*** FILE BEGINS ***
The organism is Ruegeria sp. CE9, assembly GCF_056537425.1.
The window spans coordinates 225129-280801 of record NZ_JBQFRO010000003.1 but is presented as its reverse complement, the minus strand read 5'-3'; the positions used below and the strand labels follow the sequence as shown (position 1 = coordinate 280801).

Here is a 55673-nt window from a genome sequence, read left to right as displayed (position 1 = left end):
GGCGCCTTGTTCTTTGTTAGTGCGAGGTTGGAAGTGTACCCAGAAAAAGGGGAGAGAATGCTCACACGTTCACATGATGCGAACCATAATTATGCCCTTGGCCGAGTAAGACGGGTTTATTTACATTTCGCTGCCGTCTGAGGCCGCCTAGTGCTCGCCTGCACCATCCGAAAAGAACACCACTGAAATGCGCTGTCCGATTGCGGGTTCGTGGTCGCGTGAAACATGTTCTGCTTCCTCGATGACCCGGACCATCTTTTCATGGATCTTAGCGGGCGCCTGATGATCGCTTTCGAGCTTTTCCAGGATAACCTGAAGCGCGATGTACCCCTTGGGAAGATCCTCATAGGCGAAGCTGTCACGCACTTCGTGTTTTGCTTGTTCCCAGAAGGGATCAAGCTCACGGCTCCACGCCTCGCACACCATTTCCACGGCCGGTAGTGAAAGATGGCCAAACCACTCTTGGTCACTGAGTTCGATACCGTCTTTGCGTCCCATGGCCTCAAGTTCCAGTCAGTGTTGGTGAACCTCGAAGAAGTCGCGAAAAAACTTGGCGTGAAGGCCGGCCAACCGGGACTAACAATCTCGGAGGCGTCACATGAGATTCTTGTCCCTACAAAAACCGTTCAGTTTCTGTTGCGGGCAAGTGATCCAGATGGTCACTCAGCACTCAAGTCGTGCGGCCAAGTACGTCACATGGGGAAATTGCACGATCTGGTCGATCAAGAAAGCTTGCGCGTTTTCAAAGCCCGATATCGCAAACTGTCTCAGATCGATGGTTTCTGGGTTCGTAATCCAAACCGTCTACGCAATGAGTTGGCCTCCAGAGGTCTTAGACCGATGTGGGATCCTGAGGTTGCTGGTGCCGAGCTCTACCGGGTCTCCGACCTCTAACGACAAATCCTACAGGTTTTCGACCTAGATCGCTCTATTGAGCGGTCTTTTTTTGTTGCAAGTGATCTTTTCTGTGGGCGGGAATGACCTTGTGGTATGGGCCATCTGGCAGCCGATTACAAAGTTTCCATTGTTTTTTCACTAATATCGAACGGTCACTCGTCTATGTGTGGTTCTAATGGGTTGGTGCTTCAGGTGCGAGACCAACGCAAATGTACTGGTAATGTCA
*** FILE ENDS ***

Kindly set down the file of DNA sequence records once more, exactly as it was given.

The organism is Ruegeria sp. CE9, assembly GCF_056537425.1.
The window spans coordinates 225129-280801 of record NZ_JBQFRO010000003.1 but is presented as its reverse complement, the minus strand read 5'-3'; the positions used below and the strand labels follow the sequence as shown (position 1 = coordinate 280801).

Here is a 55673-nt window from a genome sequence, read left to right as displayed (position 1 = left end):
GGCGCCTTGTTCTTTGTTAGTGCGAGGTTGGAAGTGTACCCAGAAAAAGGGGAGAGAATGCTCACACGTTCACATGATGCGAACCATAATTATGCCCTTGGCCGAGTAAGACGGGTTTATTTACATTTCGCTGCCGTCTGAGGCCGCCTAGTGCTCGCCTGCACCATCCGAAAAGAACACCACTGAAATGCGCTGTCCGATTGCGGGTTCGTGGTCGCGTGAAACATGTTCTGCTTCCTCGATGACCCGGACCATCTTTTCATGGATCTTAGCGGGCGCCTGATGATCGCTTTCGAGCTTTTCCAGGATAACCTGAAGCGCGATGTACCCCTTGGGAAGATCCTCATAGGCGAAGCTGTCACGCACTTCGTGTTTTGCTTGTTCCCAGAAGGGATCAAGCTCACGGCTCCACGCCTCGCACACCATTTCCACGGCCGGTAGTGAAAGATGGCCAAACCACTCTTGGTCACTGAGTTCGATACCGTCTTTGCGTCCCATGGCCTCAAGTTCCAGTCAGTGTTGGTGAACCTCGAAGAAGTCGCGAAAAAACTTGGCGTGAAGGCCGGCCAACCGGGACTAACAATCTCGGAGGCGTCACATGAGATTCTTGTCCCTACAAAAACCGTTCAGTTTCTGTTGCGGGCAAGTGATCCAGATGGTCACTCAGCACTCAAGTCGTGCGGCCAAGTACGTCACATGGGGAAATTGCACGATCTGGTCGATCAAGAAAGCTTGCGCGTTTTCAAAGCCCGATATCGCAAACTGTCTCAGATCGATGGTTTCTGGGTTCGTAATCCAAACCGTCTACGCAATGAGTTGGCCTCCAGAGGTCTTAGACCGATGTGGGATCCTGAGGTTGCTGGTGCCGAGCTCTACCGGGTCTCCGACCTCTAACGACAAATCCTACAGGTTTTCGACCTAGATCGCTCTATTGAGCGGTCTTTTTTTGTTGCAAGTGATCTTTTCTGTGGGCGGGAATGACCTTGTGGTATGGGCCATCTGGCAGCCGATTACAAAGTTTCCATTGTTTTTTCACTAATATCGAACGGTCACTCGTCTATGTGTGGTTCTAATGGGTTGGTGCTTCAGGTGCGAGACCAACGCAAATGTACTGGTAATGTCA